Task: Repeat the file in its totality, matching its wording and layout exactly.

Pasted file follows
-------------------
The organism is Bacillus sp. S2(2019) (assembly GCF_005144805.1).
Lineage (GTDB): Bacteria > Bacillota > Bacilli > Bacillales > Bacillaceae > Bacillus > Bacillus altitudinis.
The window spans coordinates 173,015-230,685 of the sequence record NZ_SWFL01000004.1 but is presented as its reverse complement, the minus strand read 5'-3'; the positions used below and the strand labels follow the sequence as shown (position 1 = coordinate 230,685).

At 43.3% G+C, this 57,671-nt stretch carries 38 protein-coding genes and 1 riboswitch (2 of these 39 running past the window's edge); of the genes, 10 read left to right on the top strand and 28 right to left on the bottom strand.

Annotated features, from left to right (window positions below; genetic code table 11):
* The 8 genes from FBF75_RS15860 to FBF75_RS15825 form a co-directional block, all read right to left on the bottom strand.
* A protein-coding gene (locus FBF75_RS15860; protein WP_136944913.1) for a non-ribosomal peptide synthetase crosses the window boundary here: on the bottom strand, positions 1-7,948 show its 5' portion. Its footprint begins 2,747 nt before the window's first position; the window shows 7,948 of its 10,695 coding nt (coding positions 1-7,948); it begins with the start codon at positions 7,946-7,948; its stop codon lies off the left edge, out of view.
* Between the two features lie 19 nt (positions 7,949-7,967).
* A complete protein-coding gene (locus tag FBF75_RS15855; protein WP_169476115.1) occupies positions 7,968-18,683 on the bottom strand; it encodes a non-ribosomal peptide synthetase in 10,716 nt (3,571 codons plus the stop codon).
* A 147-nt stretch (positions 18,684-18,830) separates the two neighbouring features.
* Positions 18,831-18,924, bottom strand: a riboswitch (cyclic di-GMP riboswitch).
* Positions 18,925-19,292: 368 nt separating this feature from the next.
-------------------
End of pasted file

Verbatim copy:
The organism is Bacillus sp. S2(2019) (assembly GCF_005144805.1).
Lineage (GTDB): Bacteria > Bacillota > Bacilli > Bacillales > Bacillaceae > Bacillus > Bacillus altitudinis.
The window spans coordinates 173,015-230,685 of the sequence record NZ_SWFL01000004.1 but is presented as its reverse complement, the minus strand read 5'-3'; the positions used below and the strand labels follow the sequence as shown (position 1 = coordinate 230,685).

At 43.3% G+C, this 57,671-nt stretch carries 38 protein-coding genes and 1 riboswitch (2 of these 39 running past the window's edge); of the genes, 10 read left to right on the top strand and 28 right to left on the bottom strand.

Annotated features, from left to right (window positions below; genetic code table 11):
* The 8 genes from FBF75_RS15860 to FBF75_RS15825 form a co-directional block, all read right to left on the bottom strand.
* A protein-coding gene (locus FBF75_RS15860; protein WP_136944913.1) for a non-ribosomal peptide synthetase crosses the window boundary here: on the bottom strand, positions 1-7,948 show its 5' portion. Its footprint begins 2,747 nt before the window's first position; the window shows 7,948 of its 10,695 coding nt (coding positions 1-7,948); it begins with the start codon at positions 7,946-7,948; its stop codon lies off the left edge, out of view.
* Between the two features lie 19 nt (positions 7,949-7,967).
* A complete protein-coding gene (locus tag FBF75_RS15855; protein WP_169476115.1) occupies positions 7,968-18,683 on the bottom strand; it encodes a non-ribosomal peptide synthetase in 10,716 nt (3,571 codons plus the stop codon).
* A 147-nt stretch (positions 18,684-18,830) separates the two neighbouring features.
* Positions 18,831-18,924, bottom strand: a riboswitch (cyclic di-GMP riboswitch).
* Positions 18,925-19,292: 368 nt separating this feature from the next.